You can get full Astronomical Almanac accuracy on a variety of data using a simple Web interface.

"The program PLANEPH is an executable DOS program for PC which computes the most usual ephemeris of planets between 1900 and 2100. It has to be regarded as an example for the use of the planetary series built by frequency analysis (Chapront, 1995). The representations of the planetary motions are based on numerical integration DE403 provided by Jet Propulsion Laboratory" -- from the 'readme' file

  • Executable program : planeph.exe.
  • Planetary tables :
  • Locations coordinates : planeph.loc.
  • Manual for the program : planeph.doc.

You can export data from the program in decimal format in hours/degrees or radians, or heliocentric x, y, z coordinates. The coefficients of the series used to compute the longitudes of the planets are available in compressed format from the same page. The file series96.doc contains some information about the series, with references to appropriate journals. The Bureau des Longitudes does it again!

There is a wide choice of coordinate frame and kind of position (true, apparent, astrometric, topocentric and so on) available from a slightly confusing menu system.

This is version 2.2 of a Windows 95 program which provides customisable ephemeris plots for the positions of planets, the Sun and the Moon. The output is available as an Excel version 4 or 5 spreadsheet, or as a TAB separated text file. There is considerable control over format, including the insertion of 'special characters' for degrees and minutes and seconds. Numerical format can be decimal, so you can use your spreadsheets for further calculations.

Manfred has supplied some details of the theory used in the program. You can use the built in Lunar and planetary theories, based on Brown and Newcomb as detailed in the book Astronomie mit dem Personal Computer by Montenbruck and Pfleger, published by Springer Verlag. You can also download a pair of extra DLLs which implement the VSOP87 planetary theory and the ELP2000 lunar theory to full accuracy (not as truncated in the book by Meeus).

I compared a Lunar ephemeris produced by the program with the NASA TYPE geocentric Lunar ephemeris, and they agree to the last digit (0.1 of an arc second) at dates throughout the twelve year period of the TYPE.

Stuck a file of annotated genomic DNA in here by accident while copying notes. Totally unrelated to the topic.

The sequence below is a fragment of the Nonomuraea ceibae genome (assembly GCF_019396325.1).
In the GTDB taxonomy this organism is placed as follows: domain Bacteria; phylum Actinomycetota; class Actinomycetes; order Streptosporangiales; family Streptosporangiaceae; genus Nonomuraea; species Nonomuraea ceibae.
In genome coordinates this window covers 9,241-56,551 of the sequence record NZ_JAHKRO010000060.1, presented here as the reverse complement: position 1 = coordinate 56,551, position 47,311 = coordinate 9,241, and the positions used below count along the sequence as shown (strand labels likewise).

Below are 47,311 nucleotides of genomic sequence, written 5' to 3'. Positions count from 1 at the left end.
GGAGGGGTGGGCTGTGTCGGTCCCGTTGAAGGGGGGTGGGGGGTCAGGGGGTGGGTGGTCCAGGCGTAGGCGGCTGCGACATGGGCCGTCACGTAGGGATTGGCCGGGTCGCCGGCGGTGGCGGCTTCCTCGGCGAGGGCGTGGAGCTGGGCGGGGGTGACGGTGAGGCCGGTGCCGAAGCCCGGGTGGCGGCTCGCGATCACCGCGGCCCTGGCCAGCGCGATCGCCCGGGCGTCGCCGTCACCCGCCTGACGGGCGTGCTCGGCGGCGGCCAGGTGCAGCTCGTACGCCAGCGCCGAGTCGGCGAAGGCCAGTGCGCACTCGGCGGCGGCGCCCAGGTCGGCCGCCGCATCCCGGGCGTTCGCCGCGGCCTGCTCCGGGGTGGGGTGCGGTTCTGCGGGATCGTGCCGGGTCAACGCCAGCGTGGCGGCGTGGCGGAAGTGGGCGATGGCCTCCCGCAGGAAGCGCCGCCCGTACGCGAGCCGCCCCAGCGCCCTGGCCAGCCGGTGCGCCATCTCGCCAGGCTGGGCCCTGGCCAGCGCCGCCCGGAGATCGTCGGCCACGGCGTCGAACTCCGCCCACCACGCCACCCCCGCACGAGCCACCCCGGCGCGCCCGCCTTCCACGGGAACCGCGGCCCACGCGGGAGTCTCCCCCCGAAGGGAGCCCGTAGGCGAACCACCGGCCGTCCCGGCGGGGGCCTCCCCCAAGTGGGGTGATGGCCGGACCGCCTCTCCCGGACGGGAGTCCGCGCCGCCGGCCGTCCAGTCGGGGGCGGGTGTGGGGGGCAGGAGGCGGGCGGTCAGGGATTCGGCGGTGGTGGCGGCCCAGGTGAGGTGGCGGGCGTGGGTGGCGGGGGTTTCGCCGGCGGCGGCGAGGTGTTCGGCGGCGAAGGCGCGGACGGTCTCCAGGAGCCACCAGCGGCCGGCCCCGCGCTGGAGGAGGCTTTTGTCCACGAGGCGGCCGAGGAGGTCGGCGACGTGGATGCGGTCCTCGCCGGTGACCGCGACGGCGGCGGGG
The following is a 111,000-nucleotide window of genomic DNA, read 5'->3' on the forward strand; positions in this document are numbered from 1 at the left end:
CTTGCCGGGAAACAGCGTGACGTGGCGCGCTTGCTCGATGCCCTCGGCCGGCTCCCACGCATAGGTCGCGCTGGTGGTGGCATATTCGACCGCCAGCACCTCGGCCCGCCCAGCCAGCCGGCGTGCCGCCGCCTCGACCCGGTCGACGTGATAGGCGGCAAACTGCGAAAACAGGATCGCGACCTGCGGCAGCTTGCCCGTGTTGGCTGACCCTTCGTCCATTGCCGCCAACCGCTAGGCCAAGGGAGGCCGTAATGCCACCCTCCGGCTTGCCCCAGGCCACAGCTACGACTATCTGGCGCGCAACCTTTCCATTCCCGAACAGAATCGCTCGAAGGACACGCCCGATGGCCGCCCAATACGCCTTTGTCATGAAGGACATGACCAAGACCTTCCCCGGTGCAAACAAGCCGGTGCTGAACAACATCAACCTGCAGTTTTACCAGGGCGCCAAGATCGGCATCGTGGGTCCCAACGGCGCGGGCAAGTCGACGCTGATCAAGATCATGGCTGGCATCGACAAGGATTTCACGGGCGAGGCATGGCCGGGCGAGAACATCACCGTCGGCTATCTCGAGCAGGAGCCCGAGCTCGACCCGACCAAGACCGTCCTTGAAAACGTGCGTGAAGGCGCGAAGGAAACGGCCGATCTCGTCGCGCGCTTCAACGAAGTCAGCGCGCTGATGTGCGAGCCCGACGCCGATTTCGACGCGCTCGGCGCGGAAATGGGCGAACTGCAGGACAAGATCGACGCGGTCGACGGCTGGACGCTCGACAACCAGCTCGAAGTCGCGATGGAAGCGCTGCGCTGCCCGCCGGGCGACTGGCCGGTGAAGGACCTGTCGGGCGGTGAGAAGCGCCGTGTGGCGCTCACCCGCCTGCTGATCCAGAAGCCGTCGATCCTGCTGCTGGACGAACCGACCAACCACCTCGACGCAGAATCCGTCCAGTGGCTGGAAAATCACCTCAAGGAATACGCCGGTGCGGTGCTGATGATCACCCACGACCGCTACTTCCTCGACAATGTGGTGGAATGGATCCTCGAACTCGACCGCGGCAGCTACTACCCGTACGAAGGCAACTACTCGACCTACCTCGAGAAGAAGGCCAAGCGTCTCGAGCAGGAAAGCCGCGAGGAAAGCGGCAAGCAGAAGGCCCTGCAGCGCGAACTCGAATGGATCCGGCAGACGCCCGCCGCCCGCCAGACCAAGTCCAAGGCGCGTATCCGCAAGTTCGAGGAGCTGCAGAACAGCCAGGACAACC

Herr Dings has provided some information on how to call the VSOP87 and ELP2000 DLLs from your own code, should you need this kind of accuracy in your own applications.

If you have a Windows 3.1 computer, then the German language program Orion 3.2 uses the same Brown and Newcombe thories as Ephtool 3.2, and can save data as CSV files. The program will run from a floppy disc and does not need to be installed.

"MoonCalc provides information relating to the position, age, phase, orientation and visibility of the moon for any given date, time and location on earth. It also provides the time and direction of moonrise and moonset, date/time of astronomical new moon (conjunction) and full moon and predicts the likelihood of visualising the new moon from a particular location." - From Dr Ahmed's manual for the program.

If you want to know the current phase and orientation of the Moon, then this program can provide the information for any location on the Earth. The program runs under DOS - and needs about 500K of disc space - it will run from a floppy. Mooncalc is freeware. An especially nice feature is the screen which prints an image of the visible aspect of the Moon with crater positions marked on the illuminated part of the disc.

Dr Ahmed cites Duffett-Smith and Jean Meeus as sources for the algorithms used for the Moon's position. The latest release is Version 4.0 (9th June 1997), which I am now evaluating after extensive use of version 0.3 (beta).

If you prefer looking at a table on a Web page to running software, then the TYPE provides a listing of the positions of the Sun, Moon and the planets for the twelve years from 1995 to 2006 inclusive. The positions of each object are calculated at 0h TDT each day for the Sun and the Moon, and every two days for the planets. The TYPE provides geocentric positions of the planets corrected for light travel time, nutation of the Earth's axis and stellar aberration. The positions are thus referred to a true equator rather than a mean one - and may not be compared with star positions in catalogues and star charts.